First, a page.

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Infographics of the Day: How Segregated Is Your City?

Every city is integrated (and segregated) in unique ways.

Recently, cartographer Bill Rankin produced an astounding map of Chicago, which managed to show the city's areas of racial integration.

Eric Fischer saw those maps, and took it upon himself to create similar ones for the top 40 cities in the United States. Fisher used a straight forward method borrowed from Rankin: Using U.S. Census data from 2000, he created a map where one dot equals 25 people. The dots are then color-coded based on race: White is pink; Black is blue; Hispanic is orange, and Asian is green.

The results for various cities are fascinating: Just like every city is different, every city is integrated (or segregated) in different ways.

Washington, D.C., for example, has a stark east/west divide between white and black:

Detroit, meanwhile, is marked by the infamous Eight Mile beltway, which serves a precise boundary for the city's black and white populations. Integration is almost non existent:

However, other cities present better pictures of racial integration. The San Francisco Bay, for example. While the northern part San Francisco proper is very, very white while the other parts are relatively segregated, the outlying bay communities such as Oakland have fascinating patches of integration — perhaps partly because in those areas no one minority totally dominates:

That's not the case with New York, however: There are ultra-dense areas of extreme racial concentration. But the sheer number of people in those areas means that the boundary areas become intensely rich areas of cross-cultural ferment:

L.A., meanwhile, is sort of the opposite. Because no part of the city is particularly dense, you get blended neighborhoods which are at times larger than the racially homogeneous ones:

Meanwhile, here's what San Antonio looks like — a city which demographers and political scientists often point to as the future of the post-race Southwest, where whites and Hispanics live together without boundaries. While you can see there's a predominance of Hispanics near the city center, you can also see that Hispanics are fairly evenly integrated throughout the rest of the city — there's really no such thing as a rich, whites-only enclave (the large version in particular bears this out):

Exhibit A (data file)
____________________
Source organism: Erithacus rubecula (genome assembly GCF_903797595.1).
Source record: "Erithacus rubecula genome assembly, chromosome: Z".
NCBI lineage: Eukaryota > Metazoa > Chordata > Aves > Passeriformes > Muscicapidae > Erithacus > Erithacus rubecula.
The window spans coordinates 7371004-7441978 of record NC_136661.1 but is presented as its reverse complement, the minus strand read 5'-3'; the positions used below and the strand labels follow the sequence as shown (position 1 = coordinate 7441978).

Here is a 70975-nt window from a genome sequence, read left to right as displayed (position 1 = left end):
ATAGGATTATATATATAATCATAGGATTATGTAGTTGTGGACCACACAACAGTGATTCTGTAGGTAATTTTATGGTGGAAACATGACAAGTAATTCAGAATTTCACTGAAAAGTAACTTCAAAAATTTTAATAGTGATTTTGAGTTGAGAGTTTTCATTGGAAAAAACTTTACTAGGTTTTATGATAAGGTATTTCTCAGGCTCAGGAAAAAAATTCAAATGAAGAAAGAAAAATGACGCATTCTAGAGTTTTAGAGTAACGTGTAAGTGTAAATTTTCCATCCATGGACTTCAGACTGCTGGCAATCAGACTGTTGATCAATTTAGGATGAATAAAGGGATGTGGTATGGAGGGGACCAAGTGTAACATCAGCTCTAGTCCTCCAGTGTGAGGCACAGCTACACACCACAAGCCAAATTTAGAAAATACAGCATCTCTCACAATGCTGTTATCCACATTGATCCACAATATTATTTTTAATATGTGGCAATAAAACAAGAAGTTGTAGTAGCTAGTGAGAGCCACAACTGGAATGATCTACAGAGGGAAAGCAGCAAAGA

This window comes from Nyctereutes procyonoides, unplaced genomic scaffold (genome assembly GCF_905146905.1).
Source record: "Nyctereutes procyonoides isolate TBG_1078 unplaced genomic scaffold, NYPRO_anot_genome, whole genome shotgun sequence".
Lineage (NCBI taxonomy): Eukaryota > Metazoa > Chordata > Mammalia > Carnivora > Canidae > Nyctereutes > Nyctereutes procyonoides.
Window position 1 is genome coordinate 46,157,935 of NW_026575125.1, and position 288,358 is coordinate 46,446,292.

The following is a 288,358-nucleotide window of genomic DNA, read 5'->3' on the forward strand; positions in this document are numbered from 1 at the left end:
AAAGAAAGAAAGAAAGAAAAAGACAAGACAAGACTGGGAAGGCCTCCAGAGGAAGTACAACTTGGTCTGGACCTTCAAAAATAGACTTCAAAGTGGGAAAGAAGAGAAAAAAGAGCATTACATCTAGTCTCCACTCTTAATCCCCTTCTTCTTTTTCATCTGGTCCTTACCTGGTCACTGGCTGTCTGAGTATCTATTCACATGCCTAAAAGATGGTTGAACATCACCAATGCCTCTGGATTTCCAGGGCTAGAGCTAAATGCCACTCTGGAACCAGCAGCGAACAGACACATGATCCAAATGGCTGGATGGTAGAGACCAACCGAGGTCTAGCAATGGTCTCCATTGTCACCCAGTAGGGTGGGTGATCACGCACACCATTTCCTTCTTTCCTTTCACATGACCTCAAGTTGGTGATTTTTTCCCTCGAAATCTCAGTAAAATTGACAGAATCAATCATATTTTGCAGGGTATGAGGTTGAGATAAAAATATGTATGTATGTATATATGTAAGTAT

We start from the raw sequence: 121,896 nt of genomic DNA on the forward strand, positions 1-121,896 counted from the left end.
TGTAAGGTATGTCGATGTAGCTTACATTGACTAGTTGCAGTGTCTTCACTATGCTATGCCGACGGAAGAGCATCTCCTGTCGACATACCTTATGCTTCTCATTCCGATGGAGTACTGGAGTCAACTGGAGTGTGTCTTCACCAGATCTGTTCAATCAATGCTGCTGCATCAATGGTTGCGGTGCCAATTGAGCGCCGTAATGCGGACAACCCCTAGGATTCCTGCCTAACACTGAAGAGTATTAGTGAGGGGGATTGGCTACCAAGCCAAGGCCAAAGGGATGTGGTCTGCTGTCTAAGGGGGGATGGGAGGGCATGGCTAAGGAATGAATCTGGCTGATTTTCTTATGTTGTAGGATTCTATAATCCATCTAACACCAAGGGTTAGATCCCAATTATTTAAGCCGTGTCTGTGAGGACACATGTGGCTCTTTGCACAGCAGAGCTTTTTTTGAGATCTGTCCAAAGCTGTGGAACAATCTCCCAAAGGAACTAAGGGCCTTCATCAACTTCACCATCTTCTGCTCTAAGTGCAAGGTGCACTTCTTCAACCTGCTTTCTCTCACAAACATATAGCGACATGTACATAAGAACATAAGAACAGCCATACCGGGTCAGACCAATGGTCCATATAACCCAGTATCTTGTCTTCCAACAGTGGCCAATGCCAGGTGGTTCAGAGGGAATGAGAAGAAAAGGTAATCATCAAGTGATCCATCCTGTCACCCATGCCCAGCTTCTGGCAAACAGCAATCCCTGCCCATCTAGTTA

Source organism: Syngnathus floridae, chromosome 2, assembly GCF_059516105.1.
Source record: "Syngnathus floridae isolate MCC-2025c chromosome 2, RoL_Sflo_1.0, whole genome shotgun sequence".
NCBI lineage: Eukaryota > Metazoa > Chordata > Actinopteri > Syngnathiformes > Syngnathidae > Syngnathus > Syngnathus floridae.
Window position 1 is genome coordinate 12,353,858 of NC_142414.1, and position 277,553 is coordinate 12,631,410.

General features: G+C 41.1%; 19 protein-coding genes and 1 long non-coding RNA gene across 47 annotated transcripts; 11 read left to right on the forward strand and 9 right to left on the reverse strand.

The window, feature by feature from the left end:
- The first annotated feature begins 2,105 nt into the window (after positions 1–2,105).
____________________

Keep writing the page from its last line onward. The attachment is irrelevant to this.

Fascinating, right? Originally, Rankin created the mapping methodology because he was frustrated with the way racial boundaries continue to be mapped. Usually, ethnic neighborhoods are shown as homogeneous, sharply bounded swathes of color. But obviously, living in a city tells a much different story — and the nature of the boundary areas are at least as important to the identity of any city as the so-called ethnic centers.

[H/T: Datapointed via Flowing Data]

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  • Charley

    In the US census data, hispanic isn't a race... it's an ethnicity.  I think you have to go back to the 1990 census to get census data that has hispanic as a race.

  • Elena

    This is very interesting, but I wonder if someone could tell me: Is there any city in US where all people lives together without racism. I have a black grandson and I wish him not to suffer for this cruel  thing

  • bradzuk

    nope! sorry! But i would definitely say classism is the bigger story in america. Race is just an indicator of our preconceived personality stereotypes. But its pretty obvious that those characteristics, which hold groups of people apart, are far more class based than race based. Race only manages to be an indicator because it's pretty well correlated with class and its immediately obvious. I live in the east bay, which - as you can see - is fairly integrated, and this statement clearly holds there. Maybe less true for chicago...

  • Jaz

    Unfortunately, that's impossible. Read Sundown Towns by James W. Loewen and see how this nonsense really began. I'm reading this book myself and it's disgusting how one race acts against another.

  • molten_tofu

    Posted this over at Flowing Data, too. I love this stuff!!!!

    These are beautiful maps. Here is another mapping of the same info (and in addition, other census variables besides ethnicities): –> Web/Mapping –> Nation-wide Census Maps

    The databases behind the maps are slow, and the interface is only in its second iteration – I blame my day job :-)